Sohee x Revolutionary You Podcast
Recently, I was interviewed for a four-part podcast series with Jason Leenaarts of Revolution Fitness + Therapy. In this first installment, I had the pleasure of sharing some of my thoughts on entrepreneurship and getting started as an online fitness coach.
My online coaching career was born while I was a senior in college, still naive to the anxieties many entrepreneurs seem to harbor. I share in our discussion how I began taking imperfect action, plowing ahead and laying the foundation for the business I have today. I‘ve learned basic skills an online trainer needs to have, such as building training programs that actually make sense and setting expectations for client communication.
We also talk about how I’ve created a professional, consistent social media presence, sharing content that has helped my clients and the public at large. I am a hardcore advocate for having an original voice, giving credit where it’s due, and marketing in a way that aligns with my values.
Check out this episode for a no B.S. look at setting up an online coaching business.
- 1:30 – What I’ve been up to the past 4 years
- 4:28 – Transitioning to online training
- 7:50 – How coach-client communication differs online versus in person
- 13:41 – How frequently a coach should communicate with their clients
- 17:57 – How to market online coaching in a way that feels good
- 22:55 – Where someone should start in growing their following and business when concerned about making money
- 27:48 – Tips for setting up your social media to curate your brand
- 32:25 – Why it’s important to have an original voice as an online trainer
- 37:54 – Consistently executing without getting caught up in developing perfect systems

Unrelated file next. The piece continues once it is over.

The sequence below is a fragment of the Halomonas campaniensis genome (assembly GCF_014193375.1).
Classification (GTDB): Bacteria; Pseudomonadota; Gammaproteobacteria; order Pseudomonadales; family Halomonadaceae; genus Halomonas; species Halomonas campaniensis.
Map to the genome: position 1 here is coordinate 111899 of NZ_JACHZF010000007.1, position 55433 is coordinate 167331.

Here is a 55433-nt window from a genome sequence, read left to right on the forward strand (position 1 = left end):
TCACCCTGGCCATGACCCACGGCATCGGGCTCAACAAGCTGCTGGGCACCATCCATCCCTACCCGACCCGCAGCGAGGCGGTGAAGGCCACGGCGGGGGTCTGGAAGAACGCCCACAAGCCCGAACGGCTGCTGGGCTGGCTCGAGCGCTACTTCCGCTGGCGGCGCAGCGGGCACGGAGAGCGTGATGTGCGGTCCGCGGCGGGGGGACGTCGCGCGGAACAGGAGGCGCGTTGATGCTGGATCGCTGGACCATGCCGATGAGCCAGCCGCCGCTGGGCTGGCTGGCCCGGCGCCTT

- 41:29 – Having a growth mindset as an entrepreneur
- 43:20 – What I love about being my own boss
Ten to fifteen years ago, content creation was all writing long form blog posts.That’s where I started in 2011, releasing a new article each week. In this second installment of Jason Leenaarts podcast series, I lay out how I have transitioned from these 1000 word essays (essentially) to the 2200 character limit in Instagram captions to continue to build the reputation of my brand.
Through the years I have consistently increased the frequency of my Instagram posts, sharing intentional content that sends out messages I want to be known for. I’ve been careful not to jump on every trend that appears in social media, but have instead sat back and tried out the ones I thought I might enjoy. I’ve built momentum that I can manage to avoid burnout while more authentically sharing my personality in my posts.
Dig in to this episode to hear more of my tips about creating social media content.
- 1:19 – A look at the media I have used to create content
- 4:30 – Some thoughts on repeating the same message in multiple forms
- 8:13 – When to know when it’s time to step back from a certain type of media
- 9:52 – Consistency in posting
- 11:14 – Structuring and planning topics
- 12:40 – How much of my content is outsourced
- 16:40 – Content style, methods, and platforms
- 22:04 – How I have fun on social media and let my personality shine through
- 24:18 – The consequences of plagiarism and how to avoid plagiarizing